New Zealand must fix faults before setting afloat Open Banking

There is scope to learn from the mistakes of the UK and Europe

Abhishek Mukherjee, Paresha Sinha and Paul David Richard Griffiths
Hamilton and Normandy (France), December 30, 2022

Traditional banks in New Zealand have long served as gatekeepers of customers’ data.

This is about to change with ‘Open Banking,’ set to arrive in New Zealand by 2024.

In essence, under Open Banking,  a traditional bank makes available client and transaction data to another financial service provider. This provider then uses the information to find the best deal for customers.

The government recently agreed to establish a Consumer Data Rights Framework (CDR), paving the way for Open Banking in New Zealand.

As the country prepares for this new way to do banking, we can learn a great deal from the experiences of Europe and the United Kingdom, particularly in relation to concerns over governance and the security of data.

The benefits of Open Banking

Open Banking is gaining global recognition as it helps integrate new financial service providers into the financial ecosystem, making it more sustainable, efficient, agile and innovative.

For someone with several accounts across different banks, Open Banking will allow them to check all their transactions in a single interface through account aggregator applications. The customer will then be able quickly to move funds between their accounts.

With the help of artificial intelligence, the same application can help customers organise their finances by suggesting financial products with better rates and conditions.

As far as small and medium-sized entrepreneurs are concerned, Open Banking enables them to control their cash flow better, reconcile payments and manage inventories. It also allows business owners to integrate their financial information with their accounting service provider.

But as we embark on this brave new world, what can we learn from the experiences of those countries that have already introduced Open Banking? Helpfully, there are two recent reports from the UK and Europe that illustrate some of the benefits and pitfalls of the process.

Open Banking emerged in July 2013 as a part of the European Commission’s revised Payment Services Directive 2 (PSD2) proposal. It is now a global initiative where the UK and continental Europe are seen as global leaders. In Europe alone, there are at least 410 third-party providers.

The UK experience

In May 2022, the Competition and Markets Authority in the United Kingdom published the results of an investigation into their Open Banking experience.

The Authority’s investigation raised concerns over corporate governance failures, the late delivery of accounts, management of conflicts, procurement, and value for money, and it identified the need for human resource improvements.

The issues are mainly related to governance failures at the Open Banking Implementation Entity (OBIE), which was charged with overseeing the implementation and the performance of Open Banking by the nine largest banks in the UK.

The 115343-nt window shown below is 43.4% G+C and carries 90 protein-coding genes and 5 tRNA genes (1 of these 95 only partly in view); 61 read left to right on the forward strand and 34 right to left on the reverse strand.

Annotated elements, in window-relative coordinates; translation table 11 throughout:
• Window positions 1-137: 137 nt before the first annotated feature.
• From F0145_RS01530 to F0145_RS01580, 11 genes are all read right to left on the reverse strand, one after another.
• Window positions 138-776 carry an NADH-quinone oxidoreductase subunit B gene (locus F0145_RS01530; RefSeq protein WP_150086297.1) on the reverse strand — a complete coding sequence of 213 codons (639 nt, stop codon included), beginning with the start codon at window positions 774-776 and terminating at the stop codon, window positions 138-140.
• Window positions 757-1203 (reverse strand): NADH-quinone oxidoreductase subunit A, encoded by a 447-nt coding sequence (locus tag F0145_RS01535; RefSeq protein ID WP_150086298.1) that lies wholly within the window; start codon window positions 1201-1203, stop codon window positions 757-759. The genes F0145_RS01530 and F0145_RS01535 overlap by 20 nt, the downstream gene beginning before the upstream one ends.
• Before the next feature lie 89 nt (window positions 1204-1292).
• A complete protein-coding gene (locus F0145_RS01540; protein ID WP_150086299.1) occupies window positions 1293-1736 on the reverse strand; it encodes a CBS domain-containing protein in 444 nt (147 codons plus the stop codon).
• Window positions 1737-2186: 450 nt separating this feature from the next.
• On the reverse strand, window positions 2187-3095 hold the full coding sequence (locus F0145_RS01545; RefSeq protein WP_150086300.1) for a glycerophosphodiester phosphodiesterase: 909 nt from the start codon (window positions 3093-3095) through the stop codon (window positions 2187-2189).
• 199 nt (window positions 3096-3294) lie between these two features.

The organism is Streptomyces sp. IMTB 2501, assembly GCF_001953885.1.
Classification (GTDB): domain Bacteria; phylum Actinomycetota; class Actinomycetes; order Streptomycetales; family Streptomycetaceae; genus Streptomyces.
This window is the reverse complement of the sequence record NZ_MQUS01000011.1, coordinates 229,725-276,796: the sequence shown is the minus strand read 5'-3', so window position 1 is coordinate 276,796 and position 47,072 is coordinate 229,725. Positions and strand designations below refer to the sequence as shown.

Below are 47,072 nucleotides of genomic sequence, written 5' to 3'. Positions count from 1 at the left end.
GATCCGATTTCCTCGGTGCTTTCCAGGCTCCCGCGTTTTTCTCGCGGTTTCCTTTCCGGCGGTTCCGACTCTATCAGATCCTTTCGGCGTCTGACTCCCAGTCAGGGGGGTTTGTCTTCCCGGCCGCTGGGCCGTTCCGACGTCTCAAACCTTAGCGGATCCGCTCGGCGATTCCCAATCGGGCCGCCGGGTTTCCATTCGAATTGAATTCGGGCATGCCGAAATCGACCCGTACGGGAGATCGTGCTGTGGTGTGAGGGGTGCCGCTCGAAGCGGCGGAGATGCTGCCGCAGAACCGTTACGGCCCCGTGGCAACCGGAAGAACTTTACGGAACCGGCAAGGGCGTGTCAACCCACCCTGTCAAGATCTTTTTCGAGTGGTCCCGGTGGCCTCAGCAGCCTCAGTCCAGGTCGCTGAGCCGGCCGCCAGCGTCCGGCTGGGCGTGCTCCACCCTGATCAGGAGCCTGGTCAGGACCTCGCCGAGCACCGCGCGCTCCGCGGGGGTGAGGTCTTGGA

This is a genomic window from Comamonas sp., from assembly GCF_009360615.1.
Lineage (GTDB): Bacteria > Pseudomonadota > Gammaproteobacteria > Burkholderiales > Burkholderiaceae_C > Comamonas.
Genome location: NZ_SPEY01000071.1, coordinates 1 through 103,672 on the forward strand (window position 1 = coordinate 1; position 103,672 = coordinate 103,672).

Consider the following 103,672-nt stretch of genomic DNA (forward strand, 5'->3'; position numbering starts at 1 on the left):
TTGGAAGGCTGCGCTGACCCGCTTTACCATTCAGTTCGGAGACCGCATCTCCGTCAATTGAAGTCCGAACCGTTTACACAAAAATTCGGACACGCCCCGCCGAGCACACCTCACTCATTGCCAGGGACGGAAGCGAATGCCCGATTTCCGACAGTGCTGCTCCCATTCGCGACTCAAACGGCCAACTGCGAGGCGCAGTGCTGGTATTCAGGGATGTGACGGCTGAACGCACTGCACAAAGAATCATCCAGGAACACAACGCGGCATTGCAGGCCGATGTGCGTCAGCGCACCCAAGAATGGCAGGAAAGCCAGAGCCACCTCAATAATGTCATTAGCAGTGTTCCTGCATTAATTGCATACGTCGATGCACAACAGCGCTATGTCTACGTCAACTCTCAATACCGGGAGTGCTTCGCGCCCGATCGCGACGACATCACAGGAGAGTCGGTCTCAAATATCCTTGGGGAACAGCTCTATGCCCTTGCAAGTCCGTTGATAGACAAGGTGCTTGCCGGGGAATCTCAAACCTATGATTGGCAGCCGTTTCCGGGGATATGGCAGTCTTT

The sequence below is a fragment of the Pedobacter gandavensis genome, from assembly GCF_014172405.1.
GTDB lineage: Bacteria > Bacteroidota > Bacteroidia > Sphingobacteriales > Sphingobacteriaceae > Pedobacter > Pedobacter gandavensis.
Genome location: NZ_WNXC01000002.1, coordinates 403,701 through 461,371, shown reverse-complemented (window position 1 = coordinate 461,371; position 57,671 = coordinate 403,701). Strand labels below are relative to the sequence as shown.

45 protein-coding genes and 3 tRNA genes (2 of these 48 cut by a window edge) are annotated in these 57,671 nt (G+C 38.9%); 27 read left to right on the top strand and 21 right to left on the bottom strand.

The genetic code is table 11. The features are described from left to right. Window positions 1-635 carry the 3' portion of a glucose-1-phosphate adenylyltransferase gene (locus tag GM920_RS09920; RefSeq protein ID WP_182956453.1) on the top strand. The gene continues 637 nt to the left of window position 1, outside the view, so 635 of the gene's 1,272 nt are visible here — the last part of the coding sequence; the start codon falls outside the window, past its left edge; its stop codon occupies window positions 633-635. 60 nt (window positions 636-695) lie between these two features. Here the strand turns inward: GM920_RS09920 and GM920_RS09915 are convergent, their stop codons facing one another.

This governance structure led to too much power being vested in a single trustee, with insufficient checks and balances on their decisions. In addition, there were failings in the risk management system and internal controls.

The UK government has recognised the problem and is in the process of reinforcing the governance structure of the OBIE.

Public Consultation by EC

Recently, the European Commission held a public consultation on its 2013 directive and the commission’s work on Open Banking.

Most of the respondents were concerned about sharing financial data due to a lack of trust – stemming from concerns over privacy, data protection and digital security. There was a general sense of not being able to control how their data was used. About 84% of people responding to the public consultation believed there were security and privacy risks in giving service providers access to their data. About 57% of respondents believed financial service providers that hold their data only sometimes ask for consent before sharing that data with other financial or third-party service providers.

The need for clear regulation

The European and UK experience highlights the issues related to the implementation of Open Banking and public perception. The New Zealand government should carefully consider the governance and data security issues raised by the two reports.

It is crucial to develop an effective board oversight and risk management strategy. A consent management tool should be introduced to build trust and transparency. There should also be a high-level system in which all data holders and users are adequately monitored and supervised.

Implementing Open Banking in New Zealand should result in a shift of power from traditional banks towards a vigorous financial technology sector. It should also create an opportunity for traditional banks to innovate and become much more responsive to customer needs.

If we get it right, Open Banking will ultimately mean New Zealanders are better served by their financial system.

Abhishek Mukherjee is Lecturer in Accounting and Finance; Paresha Sinha is Associate Professor at the University of Waikato based in Hamilton. Paul David Richard Griffiths is Professor of Finance and Academic Director of Graduate Programme in Banking, Finance and Fintech at EM Normandie, University of La Havre, based in Normandy France. The above article and pictures have been published under Creative Commons Licence.

 

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